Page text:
You don’t know or like many complex digital games, or want to take this exercise another step further? Then try and think of how would you convert your favourite paper based game to something that might be just played with your bodies in a public space. This of course means stripping down the systems even further, but allows you to realise how powerful of a tool can your body and acting be, and how the edge of the “magic circle” has a very different character in public spaces.

Again, share your ideas (or photos of the performance) on #gchangers!

Mission Three

Now that we are aware of the implications of the technologies that we choose, we can go back to consider and actually build our intended game/playful experience. Let’s go through similar steps, considering each of the “media” we discussed on its own:

  • What would the hidden information and automated complex systems of a digital game add or subtract to the play experience? What graphics would better convey our story? Would connectivity and multiplayer function contribute to it? Do we have the technical know-how to actually implement all this? What are the additional constraints that our intended audience or selected issue impose on our choice of digital technology?
  • What would the bare rules, manual system operation and social play of a paper based game add or subtract? What social dynamics would it generate at the table? What materials do better convey our intent, and how easy are they to find and work on? What are the additional constraints that our intended audience or selected issue impose on our choice of materials?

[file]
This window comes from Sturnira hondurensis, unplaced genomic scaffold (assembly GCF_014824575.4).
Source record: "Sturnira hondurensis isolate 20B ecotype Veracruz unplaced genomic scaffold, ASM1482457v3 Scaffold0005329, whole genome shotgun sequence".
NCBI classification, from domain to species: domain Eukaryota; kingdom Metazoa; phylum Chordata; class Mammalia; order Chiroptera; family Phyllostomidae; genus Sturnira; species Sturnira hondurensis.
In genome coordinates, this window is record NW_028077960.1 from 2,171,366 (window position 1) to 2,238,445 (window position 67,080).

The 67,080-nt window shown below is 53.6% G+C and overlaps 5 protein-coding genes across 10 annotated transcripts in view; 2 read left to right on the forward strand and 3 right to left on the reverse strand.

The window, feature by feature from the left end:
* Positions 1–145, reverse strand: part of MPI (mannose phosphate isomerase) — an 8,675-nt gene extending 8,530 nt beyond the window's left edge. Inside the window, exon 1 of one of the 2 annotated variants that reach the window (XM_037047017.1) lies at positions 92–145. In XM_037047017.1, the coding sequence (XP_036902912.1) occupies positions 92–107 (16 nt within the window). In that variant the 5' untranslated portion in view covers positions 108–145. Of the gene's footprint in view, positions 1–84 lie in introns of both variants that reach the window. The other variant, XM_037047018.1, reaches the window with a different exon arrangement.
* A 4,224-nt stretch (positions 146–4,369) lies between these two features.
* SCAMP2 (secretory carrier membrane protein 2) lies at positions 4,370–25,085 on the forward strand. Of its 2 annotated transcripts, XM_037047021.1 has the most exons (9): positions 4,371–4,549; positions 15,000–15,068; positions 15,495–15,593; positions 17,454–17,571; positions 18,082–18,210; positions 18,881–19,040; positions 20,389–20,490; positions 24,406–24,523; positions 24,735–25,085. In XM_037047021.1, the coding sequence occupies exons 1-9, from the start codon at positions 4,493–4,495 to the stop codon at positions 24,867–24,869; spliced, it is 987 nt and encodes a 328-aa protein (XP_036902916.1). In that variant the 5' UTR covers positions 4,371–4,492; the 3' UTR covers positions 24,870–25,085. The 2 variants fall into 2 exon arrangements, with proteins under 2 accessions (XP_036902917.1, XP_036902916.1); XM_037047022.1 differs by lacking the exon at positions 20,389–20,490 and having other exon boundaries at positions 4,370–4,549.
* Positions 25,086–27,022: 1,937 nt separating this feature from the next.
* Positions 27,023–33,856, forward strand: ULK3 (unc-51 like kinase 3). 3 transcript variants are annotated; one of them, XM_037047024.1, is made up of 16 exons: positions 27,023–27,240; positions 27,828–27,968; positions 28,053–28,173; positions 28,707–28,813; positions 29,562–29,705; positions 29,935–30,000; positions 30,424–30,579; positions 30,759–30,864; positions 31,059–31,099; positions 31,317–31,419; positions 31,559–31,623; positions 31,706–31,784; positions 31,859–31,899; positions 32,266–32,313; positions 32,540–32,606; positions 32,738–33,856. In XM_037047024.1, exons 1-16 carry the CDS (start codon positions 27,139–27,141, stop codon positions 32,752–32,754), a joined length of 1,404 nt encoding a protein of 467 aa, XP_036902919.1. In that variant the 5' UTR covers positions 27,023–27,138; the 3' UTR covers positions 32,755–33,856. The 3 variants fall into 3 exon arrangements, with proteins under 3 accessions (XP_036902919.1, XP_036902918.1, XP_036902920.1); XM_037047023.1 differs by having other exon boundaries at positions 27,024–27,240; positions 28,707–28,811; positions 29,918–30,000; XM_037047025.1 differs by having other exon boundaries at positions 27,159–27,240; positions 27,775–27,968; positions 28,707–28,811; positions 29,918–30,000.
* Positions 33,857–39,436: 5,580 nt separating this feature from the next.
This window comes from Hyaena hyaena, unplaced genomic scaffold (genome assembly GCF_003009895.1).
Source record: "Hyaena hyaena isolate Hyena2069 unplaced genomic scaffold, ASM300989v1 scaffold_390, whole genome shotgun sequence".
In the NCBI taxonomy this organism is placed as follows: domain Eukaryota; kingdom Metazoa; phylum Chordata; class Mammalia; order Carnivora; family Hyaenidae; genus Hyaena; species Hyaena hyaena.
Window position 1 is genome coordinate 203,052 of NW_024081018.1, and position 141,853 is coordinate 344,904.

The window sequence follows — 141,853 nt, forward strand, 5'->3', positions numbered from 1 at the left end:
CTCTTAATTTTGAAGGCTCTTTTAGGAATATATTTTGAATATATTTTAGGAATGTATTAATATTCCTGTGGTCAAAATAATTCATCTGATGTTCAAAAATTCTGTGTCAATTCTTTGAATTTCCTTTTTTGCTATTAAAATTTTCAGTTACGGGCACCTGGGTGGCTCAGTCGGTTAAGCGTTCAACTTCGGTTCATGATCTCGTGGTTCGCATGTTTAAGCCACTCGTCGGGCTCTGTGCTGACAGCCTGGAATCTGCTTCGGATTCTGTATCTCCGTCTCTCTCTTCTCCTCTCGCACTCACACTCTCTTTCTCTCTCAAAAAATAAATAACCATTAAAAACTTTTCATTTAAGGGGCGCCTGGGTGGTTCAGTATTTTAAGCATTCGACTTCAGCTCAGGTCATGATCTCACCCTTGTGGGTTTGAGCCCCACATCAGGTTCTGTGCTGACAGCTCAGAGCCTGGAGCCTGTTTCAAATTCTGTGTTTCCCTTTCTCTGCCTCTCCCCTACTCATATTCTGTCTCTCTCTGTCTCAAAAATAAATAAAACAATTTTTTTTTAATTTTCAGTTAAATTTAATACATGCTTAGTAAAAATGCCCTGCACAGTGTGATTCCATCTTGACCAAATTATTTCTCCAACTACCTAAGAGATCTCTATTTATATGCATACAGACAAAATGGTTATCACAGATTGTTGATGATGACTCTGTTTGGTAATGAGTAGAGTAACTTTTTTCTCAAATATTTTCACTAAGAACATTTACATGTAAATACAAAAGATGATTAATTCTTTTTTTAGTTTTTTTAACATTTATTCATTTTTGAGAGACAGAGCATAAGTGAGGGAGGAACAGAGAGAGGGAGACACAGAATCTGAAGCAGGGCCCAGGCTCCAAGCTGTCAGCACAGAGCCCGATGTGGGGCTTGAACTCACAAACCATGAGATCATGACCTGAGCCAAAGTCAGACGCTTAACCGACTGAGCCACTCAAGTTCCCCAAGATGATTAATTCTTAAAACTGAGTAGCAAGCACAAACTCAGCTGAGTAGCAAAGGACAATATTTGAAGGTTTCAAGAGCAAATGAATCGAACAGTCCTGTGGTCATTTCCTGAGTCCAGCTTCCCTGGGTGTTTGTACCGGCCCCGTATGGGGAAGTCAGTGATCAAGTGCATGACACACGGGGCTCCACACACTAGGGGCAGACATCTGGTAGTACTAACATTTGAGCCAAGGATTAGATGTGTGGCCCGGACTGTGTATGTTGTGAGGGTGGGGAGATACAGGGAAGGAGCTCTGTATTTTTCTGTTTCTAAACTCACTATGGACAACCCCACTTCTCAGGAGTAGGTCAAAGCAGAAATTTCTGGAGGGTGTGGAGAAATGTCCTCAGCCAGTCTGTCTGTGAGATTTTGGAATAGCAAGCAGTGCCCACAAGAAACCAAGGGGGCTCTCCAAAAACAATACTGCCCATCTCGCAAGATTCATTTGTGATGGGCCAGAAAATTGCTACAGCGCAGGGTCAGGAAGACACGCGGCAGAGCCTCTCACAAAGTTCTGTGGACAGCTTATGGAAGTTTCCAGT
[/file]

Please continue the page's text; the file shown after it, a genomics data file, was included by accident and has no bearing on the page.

• What would the embodied, emotional character of physical play add or subtract? Would the core loop suffer from not having much “props” to rely upon? What would the best space be to play this? Would it be feasible to open the experience to passerbys an involve them? What are the additional constraints that our intended audience or selected issue impose on our choice of physical acts and spaces?

Consider these questions, and share your thoughts on #gchangers! Once you have ticked all these pros/cons boxes, you should have a better idea of what is the best tool (if any!) that you want to use to implement your game/playful experience. However, you actually don’t need to make an exclusive choice! Remember that games and playful activities, today more than ever, are not just one thing or the other: they are on a spectrum, and can be deeply hybrid, transmedial. Just two words: Pokemon GO , possibly the most researched game ever  and a great example of how hybridising technologies can be a great resource for playful design.

So how would you mix the physical, the paper based and the digital? Reflect on the aspects of your game/playful experience that can be best brought out by mixing media,  and share your hybrid thoughts on #gchangers!


You should, at this point, have chosen the most appropriate tool (or set of tools) and be in the process of building an actual, playable prototype (or ruleset) of your game/playful experience. What’s left to do once it’s complete, you might ask? Well, to refine our game/play experience, and most importantly to ensure that it can stand up out there on its own, without you there all the time to sustain it.

That is, to finally Test it in the real world! So see you for Week Five – the Test Drive!